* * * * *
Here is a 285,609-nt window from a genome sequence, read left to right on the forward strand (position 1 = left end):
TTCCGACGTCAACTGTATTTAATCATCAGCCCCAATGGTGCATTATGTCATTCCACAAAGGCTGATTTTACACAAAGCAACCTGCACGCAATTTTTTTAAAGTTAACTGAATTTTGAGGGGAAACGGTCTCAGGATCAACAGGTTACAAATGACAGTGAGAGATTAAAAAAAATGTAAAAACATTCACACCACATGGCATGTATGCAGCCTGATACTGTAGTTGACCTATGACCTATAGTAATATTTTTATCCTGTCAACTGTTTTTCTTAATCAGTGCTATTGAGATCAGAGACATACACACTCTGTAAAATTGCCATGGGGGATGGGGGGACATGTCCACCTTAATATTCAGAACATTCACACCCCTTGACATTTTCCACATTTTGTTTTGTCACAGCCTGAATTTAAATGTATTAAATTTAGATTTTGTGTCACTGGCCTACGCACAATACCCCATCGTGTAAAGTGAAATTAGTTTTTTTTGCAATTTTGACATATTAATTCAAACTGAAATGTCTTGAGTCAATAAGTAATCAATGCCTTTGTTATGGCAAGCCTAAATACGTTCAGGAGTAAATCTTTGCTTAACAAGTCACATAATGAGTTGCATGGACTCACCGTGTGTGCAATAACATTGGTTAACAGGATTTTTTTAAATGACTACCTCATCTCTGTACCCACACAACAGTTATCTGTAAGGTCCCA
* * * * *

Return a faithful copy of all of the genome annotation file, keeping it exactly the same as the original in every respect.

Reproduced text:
Here is a 285,609-nt window from a genome sequence, read left to right on the forward strand (position 1 = left end):
TTCCGACGTCAACTGTATTTAATCATCAGCCCCAATGGTGCATTATGTCATTCCACAAAGGCTGATTTTACACAAAGCAACCTGCACGCAATTTTTTTAAAGTTAACTGAATTTTGAGGGGAAACGGTCTCAGGATCAACAGGTTACAAATGACAGTGAGAGATTAAAAAAAATGTAAAAACATTCACACCACATGGCATGTATGCAGCCTGATACTGTAGTTGACCTATGACCTATAGTAATATTTTTATCCTGTCAACTGTTTTTCTTAATCAGTGCTATTGAGATCAGAGACATACACACTCTGTAAAATTGCCATGGGGGATGGGGGGACATGTCCACCTTAATATTCAGAACATTCACACCCCTTGACATTTTCCACATTTTGTTTTGTCACAGCCTGAATTTAAATGTATTAAATTTAGATTTTGTGTCACTGGCCTACGCACAATACCCCATCGTGTAAAGTGAAATTAGTTTTTTTTGCAATTTTGACATATTAATTCAAACTGAAATGTCTTGAGTCAATAAGTAATCAATGCCTTTGTTATGGCAAGCCTAAATACGTTCAGGAGTAAATCTTTGCTTAACAAGTCACATAATGAGTTGCATGGACTCACCGTGTGTGCAATAACATTGGTTAACAGGATTTTTTTAAATGACTACCTCATCTCTGTACCCACACAACAGTTATCTGTAAGGTCCCA